Though anyone who has spent a quiet Sunday morning in the deserted streets of the City of London, with no accompaniment but the occasional church bells, can appreciate Sayers's point, she severely weakens her case by opening the novel with a scene of a rural vicar organizing a series of peals to be rung on New Year's Day for nine hours--from midnight until nine in the morning! Enduring such an ordeal while I was trying to sleep would be more than sufficient to shift me to the side of the bell-haters.

5 I've written before about a certain strain in English writing, both fiction and nonfiction, of casualness about ghosts and apparitions. Such an attitude appears in The Nine Tailors in a throwaway line by an uneducated housewife, a friend of whose daughter has been scared by a ghostly light (which turns out to be entirely explicable in earthly terms) in the graveyard at night. Lord Peter questions the woman:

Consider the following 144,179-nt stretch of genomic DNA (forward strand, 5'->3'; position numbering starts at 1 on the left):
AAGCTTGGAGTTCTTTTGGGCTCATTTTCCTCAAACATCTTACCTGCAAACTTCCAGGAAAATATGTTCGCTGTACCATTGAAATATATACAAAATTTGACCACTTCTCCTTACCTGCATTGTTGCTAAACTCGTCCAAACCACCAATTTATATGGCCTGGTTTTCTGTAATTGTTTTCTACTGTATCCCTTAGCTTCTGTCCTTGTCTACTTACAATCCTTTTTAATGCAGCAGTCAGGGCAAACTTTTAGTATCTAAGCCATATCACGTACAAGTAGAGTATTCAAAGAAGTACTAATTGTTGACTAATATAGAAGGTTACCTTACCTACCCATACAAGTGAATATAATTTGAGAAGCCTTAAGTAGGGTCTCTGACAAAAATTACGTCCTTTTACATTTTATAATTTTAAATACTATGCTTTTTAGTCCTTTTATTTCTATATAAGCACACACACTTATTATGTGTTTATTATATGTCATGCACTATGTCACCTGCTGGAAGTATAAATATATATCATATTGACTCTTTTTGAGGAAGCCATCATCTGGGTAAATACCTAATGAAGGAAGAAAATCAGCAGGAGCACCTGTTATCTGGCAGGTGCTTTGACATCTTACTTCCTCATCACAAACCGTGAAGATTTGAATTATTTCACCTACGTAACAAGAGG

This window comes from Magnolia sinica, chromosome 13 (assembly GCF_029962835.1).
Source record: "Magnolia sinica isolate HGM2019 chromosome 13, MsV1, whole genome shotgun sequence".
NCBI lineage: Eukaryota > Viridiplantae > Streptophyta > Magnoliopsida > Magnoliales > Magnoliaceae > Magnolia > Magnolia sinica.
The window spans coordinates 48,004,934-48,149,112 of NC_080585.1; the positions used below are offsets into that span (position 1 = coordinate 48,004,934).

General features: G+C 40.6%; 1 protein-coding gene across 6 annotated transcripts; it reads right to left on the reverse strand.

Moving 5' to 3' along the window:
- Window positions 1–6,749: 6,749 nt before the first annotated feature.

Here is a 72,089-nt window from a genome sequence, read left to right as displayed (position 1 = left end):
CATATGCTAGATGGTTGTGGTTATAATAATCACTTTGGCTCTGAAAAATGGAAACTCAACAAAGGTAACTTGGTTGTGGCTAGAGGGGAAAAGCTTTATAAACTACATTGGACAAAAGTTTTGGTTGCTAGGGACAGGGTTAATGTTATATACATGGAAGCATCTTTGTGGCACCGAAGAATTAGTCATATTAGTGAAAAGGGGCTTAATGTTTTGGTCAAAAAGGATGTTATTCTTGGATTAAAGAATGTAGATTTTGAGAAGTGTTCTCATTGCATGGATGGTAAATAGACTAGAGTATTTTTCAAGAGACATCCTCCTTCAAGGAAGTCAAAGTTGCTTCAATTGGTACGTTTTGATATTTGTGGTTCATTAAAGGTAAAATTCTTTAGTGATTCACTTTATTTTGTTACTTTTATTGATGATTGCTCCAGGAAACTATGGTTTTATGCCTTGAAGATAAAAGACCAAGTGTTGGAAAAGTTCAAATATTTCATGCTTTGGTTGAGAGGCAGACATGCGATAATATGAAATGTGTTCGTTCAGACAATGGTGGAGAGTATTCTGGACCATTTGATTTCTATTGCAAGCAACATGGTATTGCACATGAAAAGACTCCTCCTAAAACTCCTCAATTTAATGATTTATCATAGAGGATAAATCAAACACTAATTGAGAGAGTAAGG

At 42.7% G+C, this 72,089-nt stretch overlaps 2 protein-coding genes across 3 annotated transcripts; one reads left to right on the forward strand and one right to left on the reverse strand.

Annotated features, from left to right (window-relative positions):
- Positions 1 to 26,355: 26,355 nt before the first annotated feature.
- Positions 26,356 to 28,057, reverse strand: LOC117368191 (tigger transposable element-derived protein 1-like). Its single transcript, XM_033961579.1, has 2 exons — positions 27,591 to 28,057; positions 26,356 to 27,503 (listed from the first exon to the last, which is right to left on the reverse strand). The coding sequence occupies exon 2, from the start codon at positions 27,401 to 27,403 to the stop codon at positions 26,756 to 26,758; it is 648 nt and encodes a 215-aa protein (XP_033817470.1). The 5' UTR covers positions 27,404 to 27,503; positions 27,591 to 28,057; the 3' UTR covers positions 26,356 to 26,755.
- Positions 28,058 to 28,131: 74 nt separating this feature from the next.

"Did she tell her mother and father?"

"Not then, she didn't. She didn't like to, and I remember well, as a child I was just the same, only with me it was a funny sort of thing that used to groan in the wash-house, which I took to be bears--but as to telling anybody, I'd ha' died first."
My knowledge of the natural history of England is far from perfect, but I don't think bears have been groaning in wash-houses there since at least the days of Elizabeth I. Clearly it was a ghost.

6 I also enjoyed the following exchange between Lord Wimsey and his manservant, Bunting: